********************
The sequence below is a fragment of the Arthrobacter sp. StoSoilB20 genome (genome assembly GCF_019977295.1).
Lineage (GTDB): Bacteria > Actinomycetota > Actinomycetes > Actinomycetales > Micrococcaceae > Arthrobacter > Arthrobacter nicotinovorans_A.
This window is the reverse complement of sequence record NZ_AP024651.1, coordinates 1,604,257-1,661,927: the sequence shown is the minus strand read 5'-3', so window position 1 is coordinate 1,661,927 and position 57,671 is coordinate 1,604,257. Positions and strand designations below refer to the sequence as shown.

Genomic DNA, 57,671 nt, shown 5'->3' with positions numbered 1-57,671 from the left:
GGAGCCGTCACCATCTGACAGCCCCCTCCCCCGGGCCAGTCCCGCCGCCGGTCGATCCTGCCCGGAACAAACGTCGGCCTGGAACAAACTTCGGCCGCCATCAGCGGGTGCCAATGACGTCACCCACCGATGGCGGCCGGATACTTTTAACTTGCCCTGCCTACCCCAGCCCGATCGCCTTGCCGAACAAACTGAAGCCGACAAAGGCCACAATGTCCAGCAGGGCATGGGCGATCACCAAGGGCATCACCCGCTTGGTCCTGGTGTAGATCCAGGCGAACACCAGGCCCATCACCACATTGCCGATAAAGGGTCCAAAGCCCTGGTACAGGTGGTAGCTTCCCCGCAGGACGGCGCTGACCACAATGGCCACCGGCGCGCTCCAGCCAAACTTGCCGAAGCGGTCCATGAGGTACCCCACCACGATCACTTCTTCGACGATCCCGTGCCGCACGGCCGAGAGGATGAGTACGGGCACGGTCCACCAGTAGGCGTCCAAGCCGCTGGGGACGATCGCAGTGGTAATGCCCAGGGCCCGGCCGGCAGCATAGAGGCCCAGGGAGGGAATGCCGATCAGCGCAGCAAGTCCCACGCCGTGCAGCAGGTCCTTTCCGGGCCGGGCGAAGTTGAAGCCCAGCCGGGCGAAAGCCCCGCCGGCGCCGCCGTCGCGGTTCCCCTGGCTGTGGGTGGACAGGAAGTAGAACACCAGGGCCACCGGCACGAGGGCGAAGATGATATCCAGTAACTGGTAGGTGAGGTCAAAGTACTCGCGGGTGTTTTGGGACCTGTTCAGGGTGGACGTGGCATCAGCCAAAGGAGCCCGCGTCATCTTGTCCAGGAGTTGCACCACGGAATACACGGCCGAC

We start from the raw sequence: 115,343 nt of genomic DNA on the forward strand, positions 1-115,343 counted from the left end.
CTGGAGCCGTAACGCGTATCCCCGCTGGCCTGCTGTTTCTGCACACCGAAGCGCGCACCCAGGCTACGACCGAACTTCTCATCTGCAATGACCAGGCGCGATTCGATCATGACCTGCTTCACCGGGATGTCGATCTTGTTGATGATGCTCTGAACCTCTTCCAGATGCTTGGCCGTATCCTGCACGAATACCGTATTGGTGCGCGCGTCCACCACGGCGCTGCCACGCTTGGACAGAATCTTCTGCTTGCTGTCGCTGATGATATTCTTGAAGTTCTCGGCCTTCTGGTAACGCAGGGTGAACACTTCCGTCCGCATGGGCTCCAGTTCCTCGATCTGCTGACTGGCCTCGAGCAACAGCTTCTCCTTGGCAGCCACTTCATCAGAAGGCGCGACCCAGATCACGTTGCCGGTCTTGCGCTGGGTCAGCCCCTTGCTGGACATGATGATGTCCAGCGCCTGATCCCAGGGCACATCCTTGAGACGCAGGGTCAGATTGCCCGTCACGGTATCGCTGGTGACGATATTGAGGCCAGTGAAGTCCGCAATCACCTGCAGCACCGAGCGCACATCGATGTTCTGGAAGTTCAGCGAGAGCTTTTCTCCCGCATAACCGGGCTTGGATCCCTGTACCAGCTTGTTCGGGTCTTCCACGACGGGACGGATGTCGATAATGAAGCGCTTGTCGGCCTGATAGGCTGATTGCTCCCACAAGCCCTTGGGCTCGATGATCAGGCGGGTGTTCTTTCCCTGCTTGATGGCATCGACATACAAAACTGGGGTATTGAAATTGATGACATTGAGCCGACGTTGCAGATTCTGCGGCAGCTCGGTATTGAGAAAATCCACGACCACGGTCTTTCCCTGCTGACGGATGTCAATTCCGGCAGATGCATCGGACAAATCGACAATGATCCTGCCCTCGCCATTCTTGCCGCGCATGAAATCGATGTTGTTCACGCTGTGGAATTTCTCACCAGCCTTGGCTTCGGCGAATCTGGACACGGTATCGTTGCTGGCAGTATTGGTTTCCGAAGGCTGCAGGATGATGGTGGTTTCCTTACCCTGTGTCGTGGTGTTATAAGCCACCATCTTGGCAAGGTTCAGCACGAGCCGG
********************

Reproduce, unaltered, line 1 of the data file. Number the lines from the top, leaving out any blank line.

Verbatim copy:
The sequence below is a fragment of the Arthrobacter sp. StoSoilB20 genome (genome assembly GCF_019977295.1).